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Pilates for Back Pain

Using pilates for back pain has become increasingly popular in recent years, with the fitness trend gaining quite the reputation as an effective rehabilitation regime. Beautifully toned celebrities often credit pilates for their physique but signing up to a local class or doing a workout at home may be inadvisable if you have spinal stenosis and back pain. Pushing your body too far, and too fast can have dire consequences so make sure you know how to use pilates for back pain safely and effectively.

Improving Quality of Life with Pilates

Pilates can help tone and strengthen core muscles and help the body restore good posture, poise and mobility. Feeling more confident in body strength and exercise capacity is a key part of improving quality of life for those with chronic pain conditions. Several elements of pilates, as well as pieces of pilates equipment, have been co-opted by other fitness trends, taking advantage of the usefulness of what actually started as a form of rehabilitative therapy for sculpting the body and staying fit.

Pilates Equipment for Back Pain

Equipment used in pilates can include exercise balls to help strengthen core muscles by engaging them in micromovements to control balance. Workout bands, mats, blocks and more advanced equipment such as the Reformer and Wunda Chair can also be incorporated into a pilates regime. Before using any such equipment, however, it is important to discuss the exercises with a physician or physical therapist familiar with the specific nature of your back pain.

Using Pilates Equipment Safely

When doing pilates for back pain it may be that certain pieces of equipment can be used, but only in specific ways. For example, sitting on a pilates exercise ball, knees bent, and rolling forward into a sitting squat can help open up the spaces in the spine whilst providing support and stability absent from usual squat exercises. Conversely, draping your body backwards over an exercise ball will close up the spaces in the lumbar spine and likely exacerbate lumbar spinal stenosis, trapping nerves and leading to pain, paraesthesia, or worse.

Spinal Stenosis and Pilates – Precautions to Take

Mat-based exercises are usually included in a pilates workout and, again, many of these can be suitable for back pain sufferers when done appropriately. If engaging in a pilates class with back pain it is vital to let the instructor know of your condition in advance as they will then understand why you need to sit out certain stretches and exercises. Some pilates instructors are experienced with spinal stenosis and other health conditions and may actually specialize in helping with rehabilitation and back pain relief. Water-based pilates can also be useful for those recovering from a back injury or surgery and takes the form of resistance bands attached to the pool with suction cups, allowing the patient to exercise whilst being supported by the water.

pilates for back pain reformer workout machine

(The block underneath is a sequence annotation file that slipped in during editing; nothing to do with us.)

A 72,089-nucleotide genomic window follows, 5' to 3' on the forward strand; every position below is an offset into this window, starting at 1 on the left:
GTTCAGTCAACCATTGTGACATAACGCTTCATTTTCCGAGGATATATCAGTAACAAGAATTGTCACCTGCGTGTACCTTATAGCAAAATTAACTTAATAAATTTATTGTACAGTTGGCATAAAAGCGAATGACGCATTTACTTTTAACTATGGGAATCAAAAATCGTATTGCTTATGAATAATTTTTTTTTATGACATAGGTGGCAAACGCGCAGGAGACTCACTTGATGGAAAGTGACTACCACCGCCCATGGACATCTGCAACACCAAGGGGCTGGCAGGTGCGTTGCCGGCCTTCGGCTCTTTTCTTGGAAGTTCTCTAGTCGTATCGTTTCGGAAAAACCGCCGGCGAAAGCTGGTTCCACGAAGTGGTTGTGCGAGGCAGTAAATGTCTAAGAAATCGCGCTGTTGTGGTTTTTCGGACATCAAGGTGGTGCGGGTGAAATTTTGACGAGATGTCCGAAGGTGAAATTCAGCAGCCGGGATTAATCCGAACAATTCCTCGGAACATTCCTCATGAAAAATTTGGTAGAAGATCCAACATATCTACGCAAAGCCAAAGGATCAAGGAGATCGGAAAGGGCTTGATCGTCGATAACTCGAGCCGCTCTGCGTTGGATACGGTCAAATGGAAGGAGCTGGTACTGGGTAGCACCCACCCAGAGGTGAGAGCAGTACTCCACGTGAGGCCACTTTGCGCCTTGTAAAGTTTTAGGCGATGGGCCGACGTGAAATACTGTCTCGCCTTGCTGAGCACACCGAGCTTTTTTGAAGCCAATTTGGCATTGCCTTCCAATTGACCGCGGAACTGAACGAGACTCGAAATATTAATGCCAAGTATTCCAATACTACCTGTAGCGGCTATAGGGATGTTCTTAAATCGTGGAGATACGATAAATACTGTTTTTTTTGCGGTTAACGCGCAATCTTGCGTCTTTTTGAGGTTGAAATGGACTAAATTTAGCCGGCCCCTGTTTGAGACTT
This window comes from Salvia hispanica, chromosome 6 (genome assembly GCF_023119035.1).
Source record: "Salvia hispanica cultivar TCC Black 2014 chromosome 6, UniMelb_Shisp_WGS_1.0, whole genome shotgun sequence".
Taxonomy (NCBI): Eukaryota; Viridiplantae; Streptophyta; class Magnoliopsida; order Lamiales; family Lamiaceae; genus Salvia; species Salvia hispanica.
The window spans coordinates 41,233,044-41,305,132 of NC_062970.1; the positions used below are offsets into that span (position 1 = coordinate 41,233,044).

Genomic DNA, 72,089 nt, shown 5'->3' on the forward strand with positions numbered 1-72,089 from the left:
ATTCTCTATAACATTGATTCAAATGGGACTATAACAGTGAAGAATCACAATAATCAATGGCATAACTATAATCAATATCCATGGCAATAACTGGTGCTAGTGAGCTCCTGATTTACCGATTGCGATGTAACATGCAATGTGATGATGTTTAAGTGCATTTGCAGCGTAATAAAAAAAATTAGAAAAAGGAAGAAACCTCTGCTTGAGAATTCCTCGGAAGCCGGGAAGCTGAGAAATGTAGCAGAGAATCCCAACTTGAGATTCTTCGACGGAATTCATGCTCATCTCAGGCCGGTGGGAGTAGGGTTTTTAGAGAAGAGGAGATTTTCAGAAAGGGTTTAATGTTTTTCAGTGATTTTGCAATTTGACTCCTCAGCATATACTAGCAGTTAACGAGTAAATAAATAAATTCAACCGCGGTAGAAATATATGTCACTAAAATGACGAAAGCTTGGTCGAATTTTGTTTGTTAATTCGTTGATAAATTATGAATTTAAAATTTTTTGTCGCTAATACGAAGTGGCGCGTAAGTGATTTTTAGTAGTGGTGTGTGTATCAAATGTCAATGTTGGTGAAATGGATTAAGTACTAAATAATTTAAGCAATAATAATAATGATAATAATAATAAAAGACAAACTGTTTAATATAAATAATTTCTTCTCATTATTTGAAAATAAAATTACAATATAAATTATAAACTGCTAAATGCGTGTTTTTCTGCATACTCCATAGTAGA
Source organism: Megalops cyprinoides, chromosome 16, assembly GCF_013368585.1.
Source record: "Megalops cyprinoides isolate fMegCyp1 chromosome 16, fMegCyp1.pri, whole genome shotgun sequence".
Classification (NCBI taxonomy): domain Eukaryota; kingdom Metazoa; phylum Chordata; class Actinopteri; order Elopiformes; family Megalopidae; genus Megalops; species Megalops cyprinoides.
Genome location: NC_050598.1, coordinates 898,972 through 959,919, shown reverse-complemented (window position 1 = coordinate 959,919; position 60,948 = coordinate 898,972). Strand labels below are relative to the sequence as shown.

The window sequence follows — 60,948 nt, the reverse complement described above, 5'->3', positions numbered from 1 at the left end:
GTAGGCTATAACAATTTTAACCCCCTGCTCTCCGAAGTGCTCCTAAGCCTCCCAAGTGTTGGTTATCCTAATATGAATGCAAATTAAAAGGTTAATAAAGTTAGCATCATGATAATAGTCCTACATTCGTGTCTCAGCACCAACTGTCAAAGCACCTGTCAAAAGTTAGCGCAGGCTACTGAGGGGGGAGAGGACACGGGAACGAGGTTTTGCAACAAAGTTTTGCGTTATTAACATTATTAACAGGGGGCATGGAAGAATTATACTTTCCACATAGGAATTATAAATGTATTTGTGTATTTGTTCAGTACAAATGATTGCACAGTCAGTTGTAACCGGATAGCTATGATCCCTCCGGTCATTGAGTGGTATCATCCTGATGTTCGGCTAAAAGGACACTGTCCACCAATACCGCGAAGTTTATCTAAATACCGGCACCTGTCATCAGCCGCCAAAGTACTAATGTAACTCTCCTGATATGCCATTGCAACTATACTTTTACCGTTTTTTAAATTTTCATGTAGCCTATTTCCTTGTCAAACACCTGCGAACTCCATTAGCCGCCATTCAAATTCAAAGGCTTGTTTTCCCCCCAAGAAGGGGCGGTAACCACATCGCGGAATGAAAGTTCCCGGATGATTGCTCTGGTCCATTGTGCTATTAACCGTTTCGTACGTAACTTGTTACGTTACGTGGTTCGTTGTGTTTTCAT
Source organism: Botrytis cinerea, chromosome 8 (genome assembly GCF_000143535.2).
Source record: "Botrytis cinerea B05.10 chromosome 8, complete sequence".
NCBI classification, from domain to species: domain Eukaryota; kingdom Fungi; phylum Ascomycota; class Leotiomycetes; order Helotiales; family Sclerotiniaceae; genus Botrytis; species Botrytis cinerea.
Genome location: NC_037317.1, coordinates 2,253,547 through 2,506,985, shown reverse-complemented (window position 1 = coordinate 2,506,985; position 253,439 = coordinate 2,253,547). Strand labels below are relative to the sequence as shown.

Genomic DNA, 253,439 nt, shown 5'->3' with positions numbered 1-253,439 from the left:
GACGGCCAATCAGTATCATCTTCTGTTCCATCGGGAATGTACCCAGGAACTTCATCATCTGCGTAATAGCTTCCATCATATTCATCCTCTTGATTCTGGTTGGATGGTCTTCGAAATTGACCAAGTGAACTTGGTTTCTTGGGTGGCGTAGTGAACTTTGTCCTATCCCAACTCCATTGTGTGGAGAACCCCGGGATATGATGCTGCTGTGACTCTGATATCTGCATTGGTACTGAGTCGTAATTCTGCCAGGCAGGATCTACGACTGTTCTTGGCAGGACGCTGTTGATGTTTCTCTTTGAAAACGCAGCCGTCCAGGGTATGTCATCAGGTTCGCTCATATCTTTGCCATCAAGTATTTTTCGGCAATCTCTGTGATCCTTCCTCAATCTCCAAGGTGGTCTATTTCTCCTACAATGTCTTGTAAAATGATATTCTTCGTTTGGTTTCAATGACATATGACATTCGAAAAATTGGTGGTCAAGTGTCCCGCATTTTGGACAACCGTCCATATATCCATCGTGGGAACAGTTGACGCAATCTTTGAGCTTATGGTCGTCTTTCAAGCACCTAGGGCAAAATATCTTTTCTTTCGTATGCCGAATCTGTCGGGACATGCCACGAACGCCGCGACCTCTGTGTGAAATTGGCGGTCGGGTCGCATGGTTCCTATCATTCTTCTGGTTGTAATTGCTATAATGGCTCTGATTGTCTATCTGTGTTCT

Pilates Reformers can cost from a few hundred dollars to nearly $2500 but may help strengthen the back.

Pilates – The Reformer

Using equipment such as the pilates Reformer definitely requires additional guidance from an instructor with knowledge of physical therapy for back pain and the experience to know which exercises are not to be performed. The Reformer is a piece of equipment made up of a wooden or steel frame and to which a sliding board is attached, connected to a series of springs. Lying on this board, you use your feet, hands, legs and arms to push off the frame, toning a variety of muscles. A Head and Neck Support Pillow is available for use with the Reformer to reduce stress on the spine.

Precision and Control

As with yoga, much of the success of pilates is based on controlled movements and initiates to the fitness regime often make the mistake of wanting to do too much too soon. Working on slowing down and controlling movements precisely is often much more effective than doing many fast repetitions of the same incorrect movement. Some pilates equipment has been specially designed with the back pain sufferer in mind, such as the Spine Corrector Barrel that can help achieve a supported back stretch to match the natural curvature of the spine.

Stability, Strength, Safety

Pilates props can include resistance bands and blocks that help you use your own weight and strength to exercise muscles and create fluidity of movement. The pilates chair or Wunda Chair can be a wonderful piece of equipment for back pain sufferers as it uses movement and resistance to strengthen and stretch muscles without placing huge stress on the joints and the spine. Many local health clubs and gyms will have a Wunda Chair available for use under instruction and this can be particularly good for rehabilitation after back injury or spine surgery for spinal stenosis.

The Cost of Pilates

Individual machines such as the Reformer can be quite costly but it may be helpful to find fellow back pain sufferers also interested in using such a machine regularly for pilates exercises. Covering the costs together can work out to be more economical than continued gym membership and the cost of pilates classes, as well as providing more convenient access to the equipment. Even if buying the equipment for home use, it is of paramount importance that back pain sufferers learn to use pilates equipment safely. It can be incredibly effective to use pilates for back pain relief, but check with your physician prior to doing any new exercises when you have spinal stenosis.

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